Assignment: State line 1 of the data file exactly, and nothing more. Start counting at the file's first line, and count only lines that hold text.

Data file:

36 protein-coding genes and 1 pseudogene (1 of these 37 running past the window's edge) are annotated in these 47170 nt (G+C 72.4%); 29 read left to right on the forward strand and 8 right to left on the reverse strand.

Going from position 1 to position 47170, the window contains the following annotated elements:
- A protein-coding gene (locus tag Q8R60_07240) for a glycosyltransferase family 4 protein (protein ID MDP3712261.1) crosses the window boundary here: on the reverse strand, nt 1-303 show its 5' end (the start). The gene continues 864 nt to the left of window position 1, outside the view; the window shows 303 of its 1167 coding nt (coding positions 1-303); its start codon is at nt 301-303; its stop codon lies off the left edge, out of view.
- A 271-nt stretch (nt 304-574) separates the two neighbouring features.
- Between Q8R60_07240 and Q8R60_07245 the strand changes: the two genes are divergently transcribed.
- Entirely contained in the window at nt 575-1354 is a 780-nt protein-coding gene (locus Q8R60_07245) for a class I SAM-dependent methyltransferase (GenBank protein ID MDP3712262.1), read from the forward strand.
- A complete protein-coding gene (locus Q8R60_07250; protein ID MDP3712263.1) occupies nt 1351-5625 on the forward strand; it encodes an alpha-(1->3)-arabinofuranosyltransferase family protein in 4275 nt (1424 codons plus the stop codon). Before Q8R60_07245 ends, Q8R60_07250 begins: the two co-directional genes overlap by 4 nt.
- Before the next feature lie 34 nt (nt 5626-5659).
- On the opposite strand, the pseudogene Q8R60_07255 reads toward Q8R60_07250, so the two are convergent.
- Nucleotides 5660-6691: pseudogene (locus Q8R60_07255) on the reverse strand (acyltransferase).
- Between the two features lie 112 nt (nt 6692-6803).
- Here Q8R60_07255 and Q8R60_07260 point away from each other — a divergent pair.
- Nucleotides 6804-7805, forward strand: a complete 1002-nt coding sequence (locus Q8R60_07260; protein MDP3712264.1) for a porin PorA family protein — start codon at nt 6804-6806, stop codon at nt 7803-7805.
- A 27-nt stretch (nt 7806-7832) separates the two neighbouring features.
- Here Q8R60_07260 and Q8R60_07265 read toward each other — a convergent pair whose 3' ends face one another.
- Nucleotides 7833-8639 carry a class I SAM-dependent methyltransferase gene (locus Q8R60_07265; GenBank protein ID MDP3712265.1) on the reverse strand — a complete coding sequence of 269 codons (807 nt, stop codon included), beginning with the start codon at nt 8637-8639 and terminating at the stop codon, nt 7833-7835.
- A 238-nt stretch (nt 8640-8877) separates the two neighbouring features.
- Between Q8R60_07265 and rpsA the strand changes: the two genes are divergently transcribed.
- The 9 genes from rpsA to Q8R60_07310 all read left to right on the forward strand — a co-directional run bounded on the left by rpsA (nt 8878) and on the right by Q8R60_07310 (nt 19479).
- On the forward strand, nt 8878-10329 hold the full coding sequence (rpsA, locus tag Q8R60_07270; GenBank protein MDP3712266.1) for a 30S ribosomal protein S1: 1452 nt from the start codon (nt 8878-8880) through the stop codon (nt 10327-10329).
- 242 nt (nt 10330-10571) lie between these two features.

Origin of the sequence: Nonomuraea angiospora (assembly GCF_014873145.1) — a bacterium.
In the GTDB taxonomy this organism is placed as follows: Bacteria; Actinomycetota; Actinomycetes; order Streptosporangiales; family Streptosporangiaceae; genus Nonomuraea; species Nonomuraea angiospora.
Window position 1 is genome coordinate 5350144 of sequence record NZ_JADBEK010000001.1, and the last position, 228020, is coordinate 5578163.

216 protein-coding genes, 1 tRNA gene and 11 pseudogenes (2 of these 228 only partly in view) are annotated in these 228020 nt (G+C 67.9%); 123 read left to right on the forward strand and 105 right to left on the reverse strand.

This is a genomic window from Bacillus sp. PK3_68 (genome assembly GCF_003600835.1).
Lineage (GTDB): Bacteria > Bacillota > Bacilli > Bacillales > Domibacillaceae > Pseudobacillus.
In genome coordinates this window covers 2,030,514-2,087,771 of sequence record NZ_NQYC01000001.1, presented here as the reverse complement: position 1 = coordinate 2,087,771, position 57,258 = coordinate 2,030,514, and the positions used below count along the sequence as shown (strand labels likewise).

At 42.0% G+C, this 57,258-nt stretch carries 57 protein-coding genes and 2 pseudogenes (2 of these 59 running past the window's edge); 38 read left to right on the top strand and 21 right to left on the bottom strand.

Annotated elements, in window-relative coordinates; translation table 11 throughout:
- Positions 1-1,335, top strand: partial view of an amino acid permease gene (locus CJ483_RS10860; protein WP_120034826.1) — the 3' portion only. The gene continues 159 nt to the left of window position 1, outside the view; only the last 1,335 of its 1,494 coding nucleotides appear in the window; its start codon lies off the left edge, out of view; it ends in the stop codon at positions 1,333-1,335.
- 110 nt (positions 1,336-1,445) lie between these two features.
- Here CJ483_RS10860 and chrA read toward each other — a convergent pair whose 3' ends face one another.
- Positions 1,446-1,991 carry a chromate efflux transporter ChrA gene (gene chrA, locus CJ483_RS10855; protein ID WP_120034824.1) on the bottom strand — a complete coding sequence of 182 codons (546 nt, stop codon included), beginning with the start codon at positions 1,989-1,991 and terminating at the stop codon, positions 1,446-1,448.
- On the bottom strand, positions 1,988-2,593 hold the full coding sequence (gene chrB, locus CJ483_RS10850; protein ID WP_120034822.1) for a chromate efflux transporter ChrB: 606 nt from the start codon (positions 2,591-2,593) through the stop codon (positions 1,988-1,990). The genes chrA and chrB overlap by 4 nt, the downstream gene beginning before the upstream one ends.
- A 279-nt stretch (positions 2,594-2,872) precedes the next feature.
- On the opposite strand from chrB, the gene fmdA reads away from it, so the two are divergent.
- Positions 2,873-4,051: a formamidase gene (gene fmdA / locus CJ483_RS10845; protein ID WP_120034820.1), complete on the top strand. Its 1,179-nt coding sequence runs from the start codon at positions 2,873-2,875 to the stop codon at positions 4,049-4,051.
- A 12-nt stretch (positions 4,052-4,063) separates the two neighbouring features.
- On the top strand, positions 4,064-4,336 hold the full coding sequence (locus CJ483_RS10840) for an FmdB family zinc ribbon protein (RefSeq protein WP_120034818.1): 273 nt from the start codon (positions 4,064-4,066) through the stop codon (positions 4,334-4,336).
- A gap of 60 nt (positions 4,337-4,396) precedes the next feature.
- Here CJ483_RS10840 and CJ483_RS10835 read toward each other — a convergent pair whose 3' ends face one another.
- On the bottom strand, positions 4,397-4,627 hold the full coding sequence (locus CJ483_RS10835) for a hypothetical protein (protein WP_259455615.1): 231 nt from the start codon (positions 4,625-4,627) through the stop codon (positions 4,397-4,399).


36 protein-coding genes and 1 pseudogene (1 of these 37 running past the window's edge) are annotated in these 47170 nt (G+C 72.4%); 29 read left to right on the forward strand and 8 right to left on the reverse strand.